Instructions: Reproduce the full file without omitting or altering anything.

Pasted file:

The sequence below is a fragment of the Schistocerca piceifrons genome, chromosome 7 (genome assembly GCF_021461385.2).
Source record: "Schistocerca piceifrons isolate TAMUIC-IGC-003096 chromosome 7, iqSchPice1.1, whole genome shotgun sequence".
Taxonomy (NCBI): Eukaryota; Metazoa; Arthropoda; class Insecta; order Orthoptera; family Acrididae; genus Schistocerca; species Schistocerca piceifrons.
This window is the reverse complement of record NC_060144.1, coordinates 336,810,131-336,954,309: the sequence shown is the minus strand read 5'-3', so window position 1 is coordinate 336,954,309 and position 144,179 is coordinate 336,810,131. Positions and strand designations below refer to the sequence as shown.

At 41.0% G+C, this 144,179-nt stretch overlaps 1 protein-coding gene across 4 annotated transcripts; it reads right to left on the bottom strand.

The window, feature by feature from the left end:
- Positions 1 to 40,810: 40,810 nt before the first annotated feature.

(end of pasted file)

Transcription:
The sequence below is a fragment of the Schistocerca piceifrons genome, chromosome 7 (genome assembly GCF_021461385.2).
Source record: "Schistocerca piceifrons isolate TAMUIC-IGC-003096 chromosome 7, iqSchPice1.1, whole genome shotgun sequence".
Taxonomy (NCBI): Eukaryota; Metazoa; Arthropoda; class Insecta; order Orthoptera; family Acrididae; genus Schistocerca; species Schistocerca piceifrons.
This window is the reverse complement of record NC_060144.1, coordinates 336,810,131-336,954,309: the sequence shown is the minus strand read 5'-3', so window position 1 is coordinate 336,954,309 and position 144,179 is coordinate 336,810,131. Positions and strand designations below refer to the sequence as shown.

At 41.0% G+C, this 144,179-nt stretch overlaps 1 protein-coding gene across 4 annotated transcripts; it reads right to left on the bottom strand.

The window, feature by feature from the left end:
- Positions 1 to 40,810: 40,810 nt before the first annotated feature.